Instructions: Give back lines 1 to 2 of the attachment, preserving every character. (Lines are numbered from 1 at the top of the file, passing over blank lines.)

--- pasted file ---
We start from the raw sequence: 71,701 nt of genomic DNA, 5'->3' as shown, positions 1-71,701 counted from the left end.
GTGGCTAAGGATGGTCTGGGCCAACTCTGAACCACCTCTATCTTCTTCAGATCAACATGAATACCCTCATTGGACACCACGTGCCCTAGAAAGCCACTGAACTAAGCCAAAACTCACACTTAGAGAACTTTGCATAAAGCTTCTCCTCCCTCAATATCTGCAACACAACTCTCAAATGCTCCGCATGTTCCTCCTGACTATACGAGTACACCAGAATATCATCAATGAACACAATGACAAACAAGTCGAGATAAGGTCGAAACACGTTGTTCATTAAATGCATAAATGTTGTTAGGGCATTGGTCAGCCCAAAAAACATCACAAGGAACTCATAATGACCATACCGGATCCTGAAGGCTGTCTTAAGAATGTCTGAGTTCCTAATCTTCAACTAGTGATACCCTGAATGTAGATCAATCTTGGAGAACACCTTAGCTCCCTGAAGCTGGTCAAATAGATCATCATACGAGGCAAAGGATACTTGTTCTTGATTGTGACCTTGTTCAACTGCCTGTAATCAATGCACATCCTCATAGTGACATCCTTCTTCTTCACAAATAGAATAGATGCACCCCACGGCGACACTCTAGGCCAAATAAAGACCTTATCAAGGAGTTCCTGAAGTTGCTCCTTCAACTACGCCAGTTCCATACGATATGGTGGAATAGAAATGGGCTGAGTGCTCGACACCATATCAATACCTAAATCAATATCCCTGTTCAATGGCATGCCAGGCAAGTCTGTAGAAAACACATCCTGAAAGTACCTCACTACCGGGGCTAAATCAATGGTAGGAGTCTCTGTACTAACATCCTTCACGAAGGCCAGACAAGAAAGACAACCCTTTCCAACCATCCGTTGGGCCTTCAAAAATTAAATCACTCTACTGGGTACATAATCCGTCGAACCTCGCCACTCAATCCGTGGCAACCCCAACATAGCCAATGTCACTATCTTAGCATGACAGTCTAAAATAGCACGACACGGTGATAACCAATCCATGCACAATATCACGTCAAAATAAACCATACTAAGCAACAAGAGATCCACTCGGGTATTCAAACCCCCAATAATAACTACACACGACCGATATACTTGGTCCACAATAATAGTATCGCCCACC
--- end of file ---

We start from the raw sequence: 71,701 nt of genomic DNA, 5'->3' as shown, positions 1-71,701 counted from the left end.
GTGGCTAAGGATGGTCTGGGCCAACTCTGAACCACCTCTATCTTCTTCAGATCAACATGAATACCCTCATTGGACACCACGTGCCCTAGAAAGCCACTGAACTAAGCCAAAACTCACACTTAGAGAACTTTGCATAAAGCTTCTCCTCCCTCAATATCTGCAACACAACTCTCAAATGCTCCGCATGTTCCTCCTGACTATACGAGTACACCAGAATATCATCAATGAACACAATGACAAACAAGTCGAGATAAGGTCGAAACACGTTGTTCATTAAATGCATAAATGTTGTTAGGGCATTGGTCAGCCCAAAAAACATCACAAGGAACTCATAATGACCATACCGGATCCTGAAGGCTGTCTTAAGAATGTCTGAGTTCCTAATCTTCAACTAGTGATACCCTGAATGTAGATCAATCTTGGAGAACACCTTAGCTCCCTGAAGCTGGTCAAATAGATCATCATACGAGGCAAAGGATACTTGTTCTTGATTGTGACCTTGTTCAACTGCCTGTAATCAATGCACATCCTCATAGTGACATCCTTCTTCTTCACAAATAGAATAGATGCACCCCACGGCGACACTCTAGGCCAAATAAAGACCTTATCAAGGAGTTCCTGAAGTTGCTCCTTCAACTACGCCAGTTCCATACGATATGGTGGAATAGAAATGGGCTGAGTGCTCGACACCATATCAATACCTAAATCAATATCCCTGTTCAATGGCATGCCAGGCAAGTCTGTAGAAAACACATCCTGAAAGTACCTCACTACCGGGGCTAAATCAATGGTAGGAGTCTCTGTACTAACATCCTTCACGAAGGCCAGACAAGAAAGACAACCCTTTCCAACCATCCGTTGGGCCTTCAAAAATTAAATCACTCTACTGGGTACATAATCCGTCGAACCTCGCCACTCAATCCGTGGCAACCCCAACATAGCCAATGTCACTATCTTAGCATGACAGTCTAAAATAGCACGACACGGTGATAACCAATCCATGCACAATATCACGTCAAAATAAACCATACTAAGCAACAAGAGATCCACTCGGGTATTCAAACCCCCAATAATAACTACACACGACCGATATACTTGGTCCACAATAATAGTATCGCCCACC